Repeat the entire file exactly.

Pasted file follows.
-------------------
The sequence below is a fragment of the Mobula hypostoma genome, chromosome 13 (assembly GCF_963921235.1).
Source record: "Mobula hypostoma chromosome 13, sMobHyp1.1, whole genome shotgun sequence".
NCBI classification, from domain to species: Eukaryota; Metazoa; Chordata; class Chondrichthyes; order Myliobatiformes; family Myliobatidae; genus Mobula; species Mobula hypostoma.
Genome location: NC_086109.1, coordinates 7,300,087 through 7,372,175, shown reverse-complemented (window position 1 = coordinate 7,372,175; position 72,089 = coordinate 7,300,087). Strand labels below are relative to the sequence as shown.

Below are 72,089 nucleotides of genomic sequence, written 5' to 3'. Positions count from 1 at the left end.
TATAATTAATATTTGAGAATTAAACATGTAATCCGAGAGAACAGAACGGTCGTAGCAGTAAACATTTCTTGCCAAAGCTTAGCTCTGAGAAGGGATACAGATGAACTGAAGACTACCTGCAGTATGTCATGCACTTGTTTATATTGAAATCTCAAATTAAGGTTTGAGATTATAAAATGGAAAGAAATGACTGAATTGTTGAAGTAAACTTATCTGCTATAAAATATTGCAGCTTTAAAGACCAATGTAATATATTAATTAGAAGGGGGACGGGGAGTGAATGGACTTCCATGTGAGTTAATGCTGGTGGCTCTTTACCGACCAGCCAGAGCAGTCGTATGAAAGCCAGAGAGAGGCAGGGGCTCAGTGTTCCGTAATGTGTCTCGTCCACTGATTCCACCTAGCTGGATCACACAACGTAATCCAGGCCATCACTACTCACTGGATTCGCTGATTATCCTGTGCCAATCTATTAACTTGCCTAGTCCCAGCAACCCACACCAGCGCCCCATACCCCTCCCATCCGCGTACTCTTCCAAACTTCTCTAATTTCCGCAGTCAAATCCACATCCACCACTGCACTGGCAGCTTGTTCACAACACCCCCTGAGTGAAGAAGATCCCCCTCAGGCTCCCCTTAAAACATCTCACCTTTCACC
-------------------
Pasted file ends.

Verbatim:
The sequence below is a fragment of the Mobula hypostoma genome, chromosome 13 (assembly GCF_963921235.1).
Source record: "Mobula hypostoma chromosome 13, sMobHyp1.1, whole genome shotgun sequence".
NCBI classification, from domain to species: Eukaryota; Metazoa; Chordata; class Chondrichthyes; order Myliobatiformes; family Myliobatidae; genus Mobula; species Mobula hypostoma.
Genome location: NC_086109.1, coordinates 7,300,087 through 7,372,175, shown reverse-complemented (window position 1 = coordinate 7,372,175; position 72,089 = coordinate 7,300,087). Strand labels below are relative to the sequence as shown.

Below are 72,089 nucleotides of genomic sequence, written 5' to 3'. Positions count from 1 at the left end.
TATAATTAATATTTGAGAATTAAACATGTAATCCGAGAGAACAGAACGGTCGTAGCAGTAAACATTTCTTGCCAAAGCTTAGCTCTGAGAAGGGATACAGATGAACTGAAGACTACCTGCAGTATGTCATGCACTTGTTTATATTGAAATCTCAAATTAAGGTTTGAGATTATAAAATGGAAAGAAATGACTGAATTGTTGAAGTAAACTTATCTGCTATAAAATATTGCAGCTTTAAAGACCAATGTAATATATTAATTAGAAGGGGGACGGGGAGTGAATGGACTTCCATGTGAGTTAATGCTGGTGGCTCTTTACCGACCAGCCAGAGCAGTCGTATGAAAGCCAGAGAGAGGCAGGGGCTCAGTGTTCCGTAATGTGTCTCGTCCACTGATTCCACCTAGCTGGATCACACAACGTAATCCAGGCCATCACTACTCACTGGATTCGCTGATTATCCTGTGCCAATCTATTAACTTGCCTAGTCCCAGCAACCCACACCAGCGCCCCATACCCCTCCCATCCGCGTACTCTTCCAAACTTCTCTAATTTCCGCAGTCAAATCCACATCCACCACTGCACTGGCAGCTTGTTCACAACACCCCCTGAGTGAAGAAGATCCCCCTCAGGCTCCCCTTAAAACATCTCACCTTTCACC